The suggestion: state as fully as possible what you are trying to achieve without making any assumptions about the direction the advice will take. You will then get suggestions that focus on your requirements, rather than going off at tangents. So far this discussion has meandered a long way from Trev's original enquiry and is confusing the picture rather than clarifying anything.
  10. Trev

    Trev The Dumb One

    Hi fenlander. Thanks for your response and please butt in as much as you want, I need the help.
    My original two questions were raised because I didn't understand what the modified software would alow me to do.

    Although I realy appreciated Get Go's original and subsequent answers, there are 1684 (at last count) posts in those three topics. Quite a lot of reading most of which I didn't understand, but did pick up on the bits about workgroups. The Idiots guide in the first lot gave a good idea of the installation, as ammended by the latest readme file, but gave little information on what you can do with it.
    For someone who does not know the difference between video streaming and playing a video file on my computer, a lot of the jargon went like an F16 over my head. So it appears thet the answer to my first two questions is 'No' and 'No'.
    At the time I only had the slightest idea of what it does for you (as there is no idiot's guide) so I could not state what I was trying to achieve as I didn't know what I wanted to achieve. I had a good idea that I would be able to play stuff on my PC that was recorded on my PVR, and thought of the possibility of getting content from the internet (iPlayer???) but was completely baffled by Twonky, FTP (what's the difference between FTP and copying a file (say) from my PC to the PVR or reverse.

    So enough of the c***p and down to the chase with a direct question. There will possibly be more later :)

    Q1 "How can I most easily view media stored on my Humax using my networked Windows PC?" (now I know that I can) I am beginning to think there will be several answers.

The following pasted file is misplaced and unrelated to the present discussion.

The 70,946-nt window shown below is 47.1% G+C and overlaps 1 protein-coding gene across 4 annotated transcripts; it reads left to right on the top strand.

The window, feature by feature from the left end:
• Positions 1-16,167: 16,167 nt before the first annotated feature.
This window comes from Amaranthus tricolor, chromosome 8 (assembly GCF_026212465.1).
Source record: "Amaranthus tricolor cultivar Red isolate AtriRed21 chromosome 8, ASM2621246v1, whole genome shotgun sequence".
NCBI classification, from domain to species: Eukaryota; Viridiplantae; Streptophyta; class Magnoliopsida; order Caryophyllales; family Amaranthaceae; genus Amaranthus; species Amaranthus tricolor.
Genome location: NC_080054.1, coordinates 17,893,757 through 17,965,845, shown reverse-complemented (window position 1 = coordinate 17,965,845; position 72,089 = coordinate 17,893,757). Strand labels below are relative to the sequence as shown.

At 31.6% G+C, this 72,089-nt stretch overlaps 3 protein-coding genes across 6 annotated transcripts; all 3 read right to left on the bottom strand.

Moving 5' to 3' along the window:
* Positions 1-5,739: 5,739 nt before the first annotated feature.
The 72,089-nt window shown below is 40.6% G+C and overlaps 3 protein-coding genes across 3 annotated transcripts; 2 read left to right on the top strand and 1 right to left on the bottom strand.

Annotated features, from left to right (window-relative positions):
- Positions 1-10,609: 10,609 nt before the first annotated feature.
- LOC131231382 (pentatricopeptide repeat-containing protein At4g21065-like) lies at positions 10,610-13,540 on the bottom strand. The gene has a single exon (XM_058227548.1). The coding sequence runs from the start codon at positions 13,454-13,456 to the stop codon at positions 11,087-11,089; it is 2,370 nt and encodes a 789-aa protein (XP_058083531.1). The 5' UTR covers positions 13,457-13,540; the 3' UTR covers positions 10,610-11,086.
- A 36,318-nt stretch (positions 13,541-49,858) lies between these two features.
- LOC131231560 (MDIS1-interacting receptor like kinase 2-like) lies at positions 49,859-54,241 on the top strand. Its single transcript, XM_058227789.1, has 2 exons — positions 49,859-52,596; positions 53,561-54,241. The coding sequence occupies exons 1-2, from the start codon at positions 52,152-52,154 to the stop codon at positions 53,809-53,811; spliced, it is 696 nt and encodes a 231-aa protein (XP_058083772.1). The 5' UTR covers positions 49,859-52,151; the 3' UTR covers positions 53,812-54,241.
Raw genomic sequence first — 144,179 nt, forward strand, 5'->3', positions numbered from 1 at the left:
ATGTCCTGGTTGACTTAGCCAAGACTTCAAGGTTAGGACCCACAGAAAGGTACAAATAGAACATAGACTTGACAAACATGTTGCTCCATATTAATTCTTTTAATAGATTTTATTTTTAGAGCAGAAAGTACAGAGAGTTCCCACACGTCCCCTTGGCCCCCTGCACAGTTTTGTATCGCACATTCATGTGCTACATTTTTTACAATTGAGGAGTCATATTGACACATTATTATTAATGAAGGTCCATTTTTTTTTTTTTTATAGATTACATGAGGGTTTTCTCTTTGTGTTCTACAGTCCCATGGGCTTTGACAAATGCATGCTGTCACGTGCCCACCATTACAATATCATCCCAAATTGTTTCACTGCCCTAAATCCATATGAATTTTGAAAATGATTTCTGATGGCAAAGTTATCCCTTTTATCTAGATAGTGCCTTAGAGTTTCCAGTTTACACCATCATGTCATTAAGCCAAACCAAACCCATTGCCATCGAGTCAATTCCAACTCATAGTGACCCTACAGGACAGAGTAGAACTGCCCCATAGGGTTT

11. fenlander

    fenlander Active Member


    Sorry: I've just removed a lengthy answer because it was in the wrong forum! One of the perils of using the "What's New" option to view posts. :oops:
  12. af123

    af123 Administrator Staff Member

    Ok, now I'm confused. This is the Foxsat forum but you're describing some of the features of the Freeview boxes.
  13. fenlander

    fenlander Active Member

    Yeah, I realised. You weren't the one who was confused - it was me! I've removed my previous post - we crossed.
    Time for bed, as Zebedee said...
  14. Get Go

    Get Go Member

    Why not try answer Trev's question rather than just commenting on the *confused* direction the thread is going in? Whats the point of that?

    Sorry, I don't mean to be snotty, by all means butt-in, but constructive help would be more useful I think. No one else was bothered to help. I'm just doing the best I can.
  15. Get Go

    Get Go Member

    I think I'm confusing the issue more than helping, but I'll muddle on.

    If you can already access your .ts files from your PC and you don't have MediaTomb installed on the foxsat and you are only going to watch them on your PC then you don't need to install MediaTomb.

    MediaTomb is one way of accessing your videos form the Foxsat, but if you can access them via Windows Explorer already then you probably have Samba installed on the Foxsat?